NIH program helps researchers do what they do best
Loan repayment program gives money to researchers
Steven Carswell had a dream: To find ways to fix the type of problems that cripple communities.
Carswell earned a Ph.D. in sociology and put his research skills to use at a nonprofit that works to reduce substance abuse in Baltimore.
His career ambitions came with a personal cost.
Carswell racked up more than $120,000 in student loans that forced him and his wife, a psychologist with comparable student debt, to put on hold the traditional American dream a house of their own, a family.
There were times when he considered a better-paying career, Carswell said, but in the end, his dedication to research paid off.
With help from a loan repayment program through the National Institutes of Health, Carswell's debt is under control. He and his wife bought a house a year and a half ago and welcomed their son, Ryan, about six months later.
"It's been unbelievable," said Carswell of Potomac. "I don't know how to explain going from a situation where you are facing $100,000 in debt to saying, oh, wow, this is manageable."
The loan repayment program divides a total of $70 million a year among more than 1,000 science researchers at nonprofit universities, hospitals and organizations across the country. The program, in its 10th year, is intended to encourage scientists to continue in their field of study, by helping them pay off up to $35,000 a year of the student loans that the program's director said often compel researchers to opt for higher-paying, private sector jobs.
"Research is like art just as artists must be artists, scientists must be scientists, if you have it in you," said Milton Hernandez, the director of the division of loan repayment at NIH. "We don't want that thwarted by educational debt."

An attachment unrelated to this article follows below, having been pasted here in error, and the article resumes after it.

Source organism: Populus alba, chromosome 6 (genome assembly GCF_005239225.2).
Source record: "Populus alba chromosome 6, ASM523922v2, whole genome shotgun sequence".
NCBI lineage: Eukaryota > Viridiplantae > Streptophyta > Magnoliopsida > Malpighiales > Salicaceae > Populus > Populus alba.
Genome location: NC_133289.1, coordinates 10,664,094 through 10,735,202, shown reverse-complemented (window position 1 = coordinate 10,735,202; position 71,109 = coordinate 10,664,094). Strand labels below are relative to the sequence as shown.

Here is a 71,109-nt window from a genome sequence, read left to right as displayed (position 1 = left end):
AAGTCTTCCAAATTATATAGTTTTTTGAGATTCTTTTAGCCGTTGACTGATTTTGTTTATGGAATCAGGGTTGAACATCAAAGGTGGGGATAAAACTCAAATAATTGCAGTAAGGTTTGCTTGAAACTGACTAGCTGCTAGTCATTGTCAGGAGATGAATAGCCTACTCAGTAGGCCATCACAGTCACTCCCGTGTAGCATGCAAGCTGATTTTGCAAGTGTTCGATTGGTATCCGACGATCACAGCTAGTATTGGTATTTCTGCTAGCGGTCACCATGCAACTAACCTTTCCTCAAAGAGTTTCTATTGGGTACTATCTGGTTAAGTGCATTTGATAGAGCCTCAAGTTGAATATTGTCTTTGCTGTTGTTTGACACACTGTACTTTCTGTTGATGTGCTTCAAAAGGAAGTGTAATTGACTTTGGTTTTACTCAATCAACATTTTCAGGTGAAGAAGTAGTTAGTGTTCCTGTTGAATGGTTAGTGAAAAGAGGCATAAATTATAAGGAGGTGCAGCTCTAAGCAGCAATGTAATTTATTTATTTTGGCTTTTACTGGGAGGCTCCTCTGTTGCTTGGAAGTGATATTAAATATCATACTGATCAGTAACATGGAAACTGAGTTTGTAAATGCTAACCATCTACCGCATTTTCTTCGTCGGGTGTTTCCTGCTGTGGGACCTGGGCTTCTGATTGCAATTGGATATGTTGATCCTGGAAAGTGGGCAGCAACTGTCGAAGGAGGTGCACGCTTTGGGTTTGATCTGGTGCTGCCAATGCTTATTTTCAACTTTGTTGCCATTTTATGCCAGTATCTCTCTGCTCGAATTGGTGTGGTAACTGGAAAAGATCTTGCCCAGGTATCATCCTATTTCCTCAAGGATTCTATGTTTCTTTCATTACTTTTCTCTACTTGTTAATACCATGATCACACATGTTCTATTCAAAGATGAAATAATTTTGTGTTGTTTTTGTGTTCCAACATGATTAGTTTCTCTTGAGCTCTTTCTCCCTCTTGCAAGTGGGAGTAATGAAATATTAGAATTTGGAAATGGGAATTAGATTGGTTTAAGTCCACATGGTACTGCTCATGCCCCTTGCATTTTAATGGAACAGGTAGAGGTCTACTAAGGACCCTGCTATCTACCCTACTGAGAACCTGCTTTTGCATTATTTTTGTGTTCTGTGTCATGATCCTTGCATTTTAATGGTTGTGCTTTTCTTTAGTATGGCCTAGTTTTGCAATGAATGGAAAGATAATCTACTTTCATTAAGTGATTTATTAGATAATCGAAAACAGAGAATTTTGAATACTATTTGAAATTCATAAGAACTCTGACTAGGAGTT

The average debt for indebted medical school graduates in the class of 2010 was almost $158,000; 78 percent of those graduates owed at least $100,000, according to the Association of American Medical Colleges' 2010 graduate questionnaire.
The loan repayment program partners with early-career researchers who commit themselves to conducting research 20 hours a week for two years in one of five areas: pediatric, health disparities, contraception and infertility, general clinical, and clinical for individuals from disadvantaged backgrounds.
To qualify, researchers must be affiliated with a nonprofit organization, hospital or university and have a supervisor who can attest that they are meeting their 20 hour a week research requirement.
More than 3,200 people applied for the program's 2010 cycle. About 1,600 scientists received money in 2010. The application period for 2011 closes Nov. 15. Contracts are awarded for two year periods. Researchers are allowed to reapply for the contract, so long as they have outstanding student loans.
Other federal agencies that offer loan repayment programs include the Health Resources and Services Administration and the Department of Agriculture, said Hernandez. The NIH program is part of the agency's federal appropriation.
Dominick Laddy, 30, of Germantown, is finishing the first year of his two-year contract with NIH, which is paying $25,000 a year for him to put toward loans if he sticks with his research for new tuberculosis vaccines.
Laddy graduated in 2008 with a Ph.D. in biology and about $100,000 in loans left over from undergraduate school. He works for Aeras Global TB Vaccine Foundation in Rockville, where he conducts pre-clinical trials to determine whether a treatment should advance to a human clinical trial.
He said he isn't sure how his work would be possible without help from NIH.
"It's allowed me to really make decisions about my career based on what I want to do, not what I need to do to survive," Laddy said.
The program does not directly benefit NIH the institutes are paying researchers to do work for someone else. But making sure researchers like Laddy are able to work for solutions to problems like TB is central to the agency's mission of improving the health of the nation.
"If we're going to answer our health issues, we have to have to have the people to do it," said Hernandez. "We need to train young scientists so 10, 20, 30 years from now we have a cadre of scientists to attack whatever it is before us."
Carswell said he thinks his work in Baltimore with black youth who are involved with drugs, alcohol, risky sexual relationships and other social pitfalls is in line with NIH's philosophy. The intervention programs he and the Friends Research Institute design for misguided middle schoolers are intended to keep them from becoming adults with drug problems, criminal records and little hope for the future.
The fact that Carswell won't spend the next 30 years paying off student loans is just a bonus.